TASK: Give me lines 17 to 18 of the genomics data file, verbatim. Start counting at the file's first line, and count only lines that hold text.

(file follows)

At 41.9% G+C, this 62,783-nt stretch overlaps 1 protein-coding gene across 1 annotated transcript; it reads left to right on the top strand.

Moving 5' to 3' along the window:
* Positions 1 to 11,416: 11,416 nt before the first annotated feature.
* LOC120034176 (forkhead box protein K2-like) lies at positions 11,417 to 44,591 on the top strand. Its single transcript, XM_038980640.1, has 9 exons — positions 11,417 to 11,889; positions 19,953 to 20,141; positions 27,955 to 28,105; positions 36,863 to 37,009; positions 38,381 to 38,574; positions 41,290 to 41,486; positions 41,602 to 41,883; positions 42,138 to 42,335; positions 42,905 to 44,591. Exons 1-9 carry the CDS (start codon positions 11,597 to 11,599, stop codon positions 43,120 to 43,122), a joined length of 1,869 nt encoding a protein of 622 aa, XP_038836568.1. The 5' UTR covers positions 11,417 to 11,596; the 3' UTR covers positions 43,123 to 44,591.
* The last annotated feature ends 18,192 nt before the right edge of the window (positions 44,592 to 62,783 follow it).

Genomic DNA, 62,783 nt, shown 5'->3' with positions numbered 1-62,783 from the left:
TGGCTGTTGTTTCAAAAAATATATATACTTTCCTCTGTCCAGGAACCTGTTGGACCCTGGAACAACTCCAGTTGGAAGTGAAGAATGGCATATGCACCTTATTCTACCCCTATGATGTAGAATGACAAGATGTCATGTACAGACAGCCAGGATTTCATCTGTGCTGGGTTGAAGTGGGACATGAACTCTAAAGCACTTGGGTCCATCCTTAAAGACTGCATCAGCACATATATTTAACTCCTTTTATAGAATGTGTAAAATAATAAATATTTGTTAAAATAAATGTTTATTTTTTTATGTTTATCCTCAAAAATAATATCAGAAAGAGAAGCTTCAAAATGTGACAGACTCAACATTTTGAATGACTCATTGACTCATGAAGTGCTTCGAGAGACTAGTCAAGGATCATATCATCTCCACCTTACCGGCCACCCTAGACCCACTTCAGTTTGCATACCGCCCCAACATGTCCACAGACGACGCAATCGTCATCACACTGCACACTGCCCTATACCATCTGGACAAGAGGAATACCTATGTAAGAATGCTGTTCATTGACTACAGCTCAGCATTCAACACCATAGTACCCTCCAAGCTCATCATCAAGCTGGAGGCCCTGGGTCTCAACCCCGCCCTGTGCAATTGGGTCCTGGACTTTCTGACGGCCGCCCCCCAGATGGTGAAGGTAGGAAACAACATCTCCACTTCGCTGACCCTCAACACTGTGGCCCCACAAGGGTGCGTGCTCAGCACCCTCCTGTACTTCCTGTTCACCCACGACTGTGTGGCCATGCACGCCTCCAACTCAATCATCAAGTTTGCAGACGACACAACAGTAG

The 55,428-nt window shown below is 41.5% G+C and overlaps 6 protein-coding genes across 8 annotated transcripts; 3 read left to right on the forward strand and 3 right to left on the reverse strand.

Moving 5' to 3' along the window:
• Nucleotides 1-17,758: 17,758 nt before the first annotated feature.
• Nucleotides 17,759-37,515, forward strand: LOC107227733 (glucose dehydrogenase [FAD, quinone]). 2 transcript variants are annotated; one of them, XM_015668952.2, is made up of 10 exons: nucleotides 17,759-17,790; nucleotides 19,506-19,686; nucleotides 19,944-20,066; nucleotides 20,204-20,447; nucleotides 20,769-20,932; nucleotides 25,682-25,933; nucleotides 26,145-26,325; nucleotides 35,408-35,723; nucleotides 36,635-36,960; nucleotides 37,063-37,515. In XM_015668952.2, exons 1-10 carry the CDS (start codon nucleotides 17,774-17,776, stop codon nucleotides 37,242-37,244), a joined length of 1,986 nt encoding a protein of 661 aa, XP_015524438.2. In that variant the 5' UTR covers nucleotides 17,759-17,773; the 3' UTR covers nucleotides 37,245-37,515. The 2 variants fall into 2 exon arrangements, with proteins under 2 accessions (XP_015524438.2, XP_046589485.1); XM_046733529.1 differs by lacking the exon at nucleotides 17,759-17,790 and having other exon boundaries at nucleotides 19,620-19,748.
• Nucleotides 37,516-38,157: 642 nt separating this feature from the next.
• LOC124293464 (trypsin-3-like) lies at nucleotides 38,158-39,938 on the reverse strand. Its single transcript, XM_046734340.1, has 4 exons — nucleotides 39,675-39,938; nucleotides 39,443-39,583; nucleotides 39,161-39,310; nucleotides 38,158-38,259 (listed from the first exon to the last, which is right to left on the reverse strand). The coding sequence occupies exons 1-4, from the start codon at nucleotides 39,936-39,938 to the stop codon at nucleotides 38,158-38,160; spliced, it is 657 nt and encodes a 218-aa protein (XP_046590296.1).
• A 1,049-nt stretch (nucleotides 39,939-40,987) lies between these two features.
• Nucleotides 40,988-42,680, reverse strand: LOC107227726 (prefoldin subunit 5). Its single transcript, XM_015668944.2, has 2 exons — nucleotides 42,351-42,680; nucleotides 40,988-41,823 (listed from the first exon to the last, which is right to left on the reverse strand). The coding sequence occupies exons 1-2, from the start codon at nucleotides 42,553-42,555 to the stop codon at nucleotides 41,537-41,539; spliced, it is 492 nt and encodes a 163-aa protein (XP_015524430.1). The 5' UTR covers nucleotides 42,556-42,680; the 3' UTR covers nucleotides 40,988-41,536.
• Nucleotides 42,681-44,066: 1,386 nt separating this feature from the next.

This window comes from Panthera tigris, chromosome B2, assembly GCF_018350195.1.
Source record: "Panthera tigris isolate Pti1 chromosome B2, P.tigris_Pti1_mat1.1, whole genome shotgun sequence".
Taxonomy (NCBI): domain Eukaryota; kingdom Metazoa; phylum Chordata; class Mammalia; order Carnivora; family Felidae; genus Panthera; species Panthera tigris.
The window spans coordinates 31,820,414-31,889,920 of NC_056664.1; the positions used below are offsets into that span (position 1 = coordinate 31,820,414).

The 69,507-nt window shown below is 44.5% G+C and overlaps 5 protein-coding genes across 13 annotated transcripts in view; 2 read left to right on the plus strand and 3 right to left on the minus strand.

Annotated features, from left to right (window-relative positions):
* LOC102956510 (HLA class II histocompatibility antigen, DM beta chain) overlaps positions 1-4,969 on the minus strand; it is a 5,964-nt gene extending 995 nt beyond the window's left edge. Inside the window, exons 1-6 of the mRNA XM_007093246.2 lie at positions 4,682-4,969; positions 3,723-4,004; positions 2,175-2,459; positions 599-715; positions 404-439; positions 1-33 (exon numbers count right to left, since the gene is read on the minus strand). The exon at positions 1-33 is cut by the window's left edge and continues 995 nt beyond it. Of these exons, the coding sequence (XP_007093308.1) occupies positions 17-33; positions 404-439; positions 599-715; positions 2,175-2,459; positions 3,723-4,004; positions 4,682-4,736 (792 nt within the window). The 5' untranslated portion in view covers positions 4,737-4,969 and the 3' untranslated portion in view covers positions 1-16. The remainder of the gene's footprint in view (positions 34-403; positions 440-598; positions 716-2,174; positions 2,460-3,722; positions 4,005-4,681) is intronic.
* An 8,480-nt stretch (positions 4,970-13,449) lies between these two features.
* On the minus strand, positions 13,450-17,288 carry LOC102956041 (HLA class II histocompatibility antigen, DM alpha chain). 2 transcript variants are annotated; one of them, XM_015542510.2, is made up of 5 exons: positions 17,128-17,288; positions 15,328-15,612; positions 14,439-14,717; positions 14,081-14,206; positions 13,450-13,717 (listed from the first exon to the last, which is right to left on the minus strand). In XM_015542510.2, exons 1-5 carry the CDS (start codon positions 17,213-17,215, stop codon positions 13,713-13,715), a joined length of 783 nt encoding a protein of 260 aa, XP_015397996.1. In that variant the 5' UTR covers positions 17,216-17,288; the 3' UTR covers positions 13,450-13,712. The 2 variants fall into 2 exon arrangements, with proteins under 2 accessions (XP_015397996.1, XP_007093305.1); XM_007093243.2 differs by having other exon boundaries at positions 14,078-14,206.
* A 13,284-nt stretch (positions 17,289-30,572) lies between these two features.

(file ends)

This window comes from Panthera tigris, chromosome B2, assembly GCF_018350195.1.
Source record: "Panthera tigris isolate Pti1 chromosome B2, P.tigris_Pti1_mat1.1, whole genome shotgun sequence".